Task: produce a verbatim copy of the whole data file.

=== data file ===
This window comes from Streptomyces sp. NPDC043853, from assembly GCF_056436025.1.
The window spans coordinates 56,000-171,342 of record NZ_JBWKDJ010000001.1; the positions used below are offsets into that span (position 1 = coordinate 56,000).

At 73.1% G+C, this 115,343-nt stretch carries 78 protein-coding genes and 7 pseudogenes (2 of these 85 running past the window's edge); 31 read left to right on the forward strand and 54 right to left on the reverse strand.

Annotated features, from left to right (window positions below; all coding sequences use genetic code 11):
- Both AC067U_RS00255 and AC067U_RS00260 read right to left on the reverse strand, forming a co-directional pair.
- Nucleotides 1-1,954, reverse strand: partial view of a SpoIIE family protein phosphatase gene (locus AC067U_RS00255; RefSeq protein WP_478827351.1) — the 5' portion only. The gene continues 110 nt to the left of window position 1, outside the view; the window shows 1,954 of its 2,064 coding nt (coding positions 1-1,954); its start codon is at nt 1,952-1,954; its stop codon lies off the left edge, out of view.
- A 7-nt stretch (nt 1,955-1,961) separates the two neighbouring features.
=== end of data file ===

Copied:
This window comes from Streptomyces sp. NPDC043853, from assembly GCF_056436025.1.
The window spans coordinates 56,000-171,342 of record NZ_JBWKDJ010000001.1; the positions used below are offsets into that span (position 1 = coordinate 56,000).

At 73.1% G+C, this 115,343-nt stretch carries 78 protein-coding genes and 7 pseudogenes (2 of these 85 running past the window's edge); 31 read left to right on the forward strand and 54 right to left on the reverse strand.

Annotated features, from left to right (window positions below; all coding sequences use genetic code 11):
- Both AC067U_RS00255 and AC067U_RS00260 read right to left on the reverse strand, forming a co-directional pair.
- Nucleotides 1-1,954, reverse strand: partial view of a SpoIIE family protein phosphatase gene (locus AC067U_RS00255; RefSeq protein WP_478827351.1) — the 5' portion only. The gene continues 110 nt to the left of window position 1, outside the view; the window shows 1,954 of its 2,064 coding nt (coding positions 1-1,954); its start codon is at nt 1,952-1,954; its stop codon lies off the left edge, out of view.
- A 7-nt stretch (nt 1,955-1,961) separates the two neighbouring features.